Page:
This year we are carrying two leaf rakes, a professional grade, by Hisco, just like the rakes our landscape crews use, and a vintage style but durable rake with a stained wood handle that is sure to become a family heirloom.


There are two common misconceptions among gardeners: 1. Plants don’t need nitrogen in winter and any nitrogen they get will cause them to put on new growth and become vulnerable to winter cold; 2. Leaves allowed to decompose in winter will become a good source of nitrogen in the spring.


Bright Lights Swiss Chard, a nice addition to any fall container arrangement or seasonal bed planting configuration

First, though high nitrogen inorganic fertilizer with no time release component in late summer or early fall may cause a burst of new growth in some circumstances, the concern is usually overblown. Winters in Memphis tend to be mild and approach gradually, and plants need nitrogen in varying amounts year round. Second, as we learned when looking at the process of abscission, much of the nitrogen is sucked out of leaves by the plant before leaf drop.


Accordingly, allowing leaves to sit under trees and around shrubs all winter, year after year, as they do in forests, is not good for the plants. To see what happens in the “natural state,” walk through The Old Forest in Overton Park and notice how a large percentage of plants in an actual forest are in various states of deterioration and decay. Forests survive, often, more by their prolific seed drop rather than because conditions are ideal for individual plants. New plants are ever replacing old plants, giving the illusion of consistency.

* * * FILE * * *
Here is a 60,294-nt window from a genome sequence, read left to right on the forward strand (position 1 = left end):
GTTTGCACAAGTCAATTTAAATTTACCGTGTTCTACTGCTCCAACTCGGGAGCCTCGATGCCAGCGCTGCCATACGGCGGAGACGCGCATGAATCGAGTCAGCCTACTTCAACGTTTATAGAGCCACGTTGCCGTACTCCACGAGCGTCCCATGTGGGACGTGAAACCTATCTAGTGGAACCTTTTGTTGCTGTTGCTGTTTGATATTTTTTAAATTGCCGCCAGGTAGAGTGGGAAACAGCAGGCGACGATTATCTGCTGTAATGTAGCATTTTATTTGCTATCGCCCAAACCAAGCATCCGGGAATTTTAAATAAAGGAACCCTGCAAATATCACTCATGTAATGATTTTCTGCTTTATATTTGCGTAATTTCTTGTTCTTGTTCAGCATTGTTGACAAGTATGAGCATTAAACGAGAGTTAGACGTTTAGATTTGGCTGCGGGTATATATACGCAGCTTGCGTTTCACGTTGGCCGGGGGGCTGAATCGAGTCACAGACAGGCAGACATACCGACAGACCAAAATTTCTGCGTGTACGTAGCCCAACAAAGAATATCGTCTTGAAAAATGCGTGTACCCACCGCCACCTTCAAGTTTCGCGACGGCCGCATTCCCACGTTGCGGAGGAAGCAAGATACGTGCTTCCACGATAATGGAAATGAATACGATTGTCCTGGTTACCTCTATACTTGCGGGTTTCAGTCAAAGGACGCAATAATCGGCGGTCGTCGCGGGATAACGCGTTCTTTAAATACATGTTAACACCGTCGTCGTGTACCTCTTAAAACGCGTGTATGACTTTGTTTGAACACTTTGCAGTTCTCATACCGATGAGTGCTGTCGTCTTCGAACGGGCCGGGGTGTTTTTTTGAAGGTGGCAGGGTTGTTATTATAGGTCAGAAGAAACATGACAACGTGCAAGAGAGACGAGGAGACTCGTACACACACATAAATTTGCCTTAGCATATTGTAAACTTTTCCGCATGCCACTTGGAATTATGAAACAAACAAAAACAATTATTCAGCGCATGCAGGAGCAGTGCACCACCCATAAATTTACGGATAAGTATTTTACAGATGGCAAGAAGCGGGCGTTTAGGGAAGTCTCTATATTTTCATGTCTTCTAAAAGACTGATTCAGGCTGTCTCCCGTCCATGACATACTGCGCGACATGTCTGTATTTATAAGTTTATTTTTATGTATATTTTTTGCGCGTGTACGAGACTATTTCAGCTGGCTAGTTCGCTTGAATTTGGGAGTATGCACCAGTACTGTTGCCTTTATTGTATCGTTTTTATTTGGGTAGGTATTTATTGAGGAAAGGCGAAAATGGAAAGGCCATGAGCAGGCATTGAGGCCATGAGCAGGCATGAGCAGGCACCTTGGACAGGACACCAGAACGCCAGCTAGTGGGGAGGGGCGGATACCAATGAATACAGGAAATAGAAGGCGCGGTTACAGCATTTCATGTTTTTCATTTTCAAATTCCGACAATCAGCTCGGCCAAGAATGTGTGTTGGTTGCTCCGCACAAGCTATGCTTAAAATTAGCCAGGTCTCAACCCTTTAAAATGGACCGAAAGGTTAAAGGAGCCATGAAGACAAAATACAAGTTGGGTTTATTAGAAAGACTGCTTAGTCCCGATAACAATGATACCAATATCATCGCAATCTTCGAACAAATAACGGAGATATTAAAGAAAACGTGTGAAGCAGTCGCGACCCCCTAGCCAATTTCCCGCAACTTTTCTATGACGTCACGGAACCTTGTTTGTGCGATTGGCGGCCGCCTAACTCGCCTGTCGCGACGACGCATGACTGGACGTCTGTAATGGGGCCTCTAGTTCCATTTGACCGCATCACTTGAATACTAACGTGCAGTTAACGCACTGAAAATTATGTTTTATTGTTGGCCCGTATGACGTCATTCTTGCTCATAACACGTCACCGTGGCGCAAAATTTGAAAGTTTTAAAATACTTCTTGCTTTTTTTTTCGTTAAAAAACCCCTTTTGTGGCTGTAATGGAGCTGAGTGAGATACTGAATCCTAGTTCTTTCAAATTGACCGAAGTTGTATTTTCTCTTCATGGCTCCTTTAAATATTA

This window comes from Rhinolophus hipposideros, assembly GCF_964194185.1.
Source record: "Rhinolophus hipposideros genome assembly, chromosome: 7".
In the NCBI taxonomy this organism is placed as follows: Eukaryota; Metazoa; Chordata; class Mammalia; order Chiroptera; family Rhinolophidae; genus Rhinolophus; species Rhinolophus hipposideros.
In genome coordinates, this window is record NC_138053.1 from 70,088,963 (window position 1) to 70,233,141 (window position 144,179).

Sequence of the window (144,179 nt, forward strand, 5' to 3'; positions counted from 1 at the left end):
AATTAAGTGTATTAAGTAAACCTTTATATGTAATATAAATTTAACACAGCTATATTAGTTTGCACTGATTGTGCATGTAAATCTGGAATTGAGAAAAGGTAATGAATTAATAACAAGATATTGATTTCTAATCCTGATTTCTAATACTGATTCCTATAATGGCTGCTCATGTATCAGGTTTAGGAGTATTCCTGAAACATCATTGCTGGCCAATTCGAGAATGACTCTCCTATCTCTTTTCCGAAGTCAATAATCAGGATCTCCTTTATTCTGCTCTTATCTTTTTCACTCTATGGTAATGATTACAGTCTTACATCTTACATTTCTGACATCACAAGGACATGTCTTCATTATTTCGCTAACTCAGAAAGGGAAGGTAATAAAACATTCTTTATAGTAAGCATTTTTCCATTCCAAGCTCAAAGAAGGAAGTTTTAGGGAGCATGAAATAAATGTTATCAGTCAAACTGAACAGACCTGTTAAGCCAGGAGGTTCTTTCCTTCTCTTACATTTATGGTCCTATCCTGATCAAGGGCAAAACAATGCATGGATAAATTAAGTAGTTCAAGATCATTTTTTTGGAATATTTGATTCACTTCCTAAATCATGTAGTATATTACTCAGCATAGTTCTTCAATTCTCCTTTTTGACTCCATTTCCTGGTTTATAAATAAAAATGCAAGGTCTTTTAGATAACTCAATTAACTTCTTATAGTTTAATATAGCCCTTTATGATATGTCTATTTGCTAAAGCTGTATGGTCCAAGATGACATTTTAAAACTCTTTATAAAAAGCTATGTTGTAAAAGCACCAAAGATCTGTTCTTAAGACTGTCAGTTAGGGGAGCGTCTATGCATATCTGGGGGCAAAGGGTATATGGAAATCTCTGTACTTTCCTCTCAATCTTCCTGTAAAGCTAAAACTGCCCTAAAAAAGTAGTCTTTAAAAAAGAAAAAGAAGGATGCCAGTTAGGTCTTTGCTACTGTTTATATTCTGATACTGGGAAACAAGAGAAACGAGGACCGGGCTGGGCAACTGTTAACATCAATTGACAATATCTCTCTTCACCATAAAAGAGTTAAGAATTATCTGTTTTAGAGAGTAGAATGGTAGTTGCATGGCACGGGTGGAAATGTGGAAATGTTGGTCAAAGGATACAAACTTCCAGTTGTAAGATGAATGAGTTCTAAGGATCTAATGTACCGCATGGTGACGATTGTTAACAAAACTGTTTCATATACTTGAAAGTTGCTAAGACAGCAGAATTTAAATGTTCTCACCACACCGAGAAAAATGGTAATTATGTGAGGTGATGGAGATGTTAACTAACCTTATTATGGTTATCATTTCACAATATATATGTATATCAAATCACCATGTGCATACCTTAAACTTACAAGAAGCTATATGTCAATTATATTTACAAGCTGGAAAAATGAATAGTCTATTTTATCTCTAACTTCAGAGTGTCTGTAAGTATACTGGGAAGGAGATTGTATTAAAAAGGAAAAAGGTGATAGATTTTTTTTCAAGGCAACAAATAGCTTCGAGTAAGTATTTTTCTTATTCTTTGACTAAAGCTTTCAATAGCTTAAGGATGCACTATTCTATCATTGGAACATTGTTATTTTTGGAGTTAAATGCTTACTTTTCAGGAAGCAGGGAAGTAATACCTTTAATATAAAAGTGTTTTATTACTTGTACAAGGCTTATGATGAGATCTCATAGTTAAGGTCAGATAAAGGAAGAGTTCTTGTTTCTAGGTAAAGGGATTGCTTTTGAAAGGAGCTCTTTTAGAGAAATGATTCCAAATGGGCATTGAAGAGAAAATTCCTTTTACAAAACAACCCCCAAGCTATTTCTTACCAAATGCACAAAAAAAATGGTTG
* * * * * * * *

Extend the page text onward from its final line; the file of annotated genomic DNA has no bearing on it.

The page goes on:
So, start getting up leaves as soon as they start falling! Blow or rake leaves out of beds regularly, maybe onto your turf grass, and then run over them with a lawn mower, before the leaf volume gets so great that it will choke your mower. Then bag the shredded leaves and place them curbside for municipal pickup (shredding them first will reduce the number of bags needed tremendously and speed their decomposition in a landfill) or put them in your compost bin.  Remember, though leaves alone are poor sources of nitrogen, composted leaf mulch, mixed with other compost, can be good spring fertilizer or a component for a custom soil mix.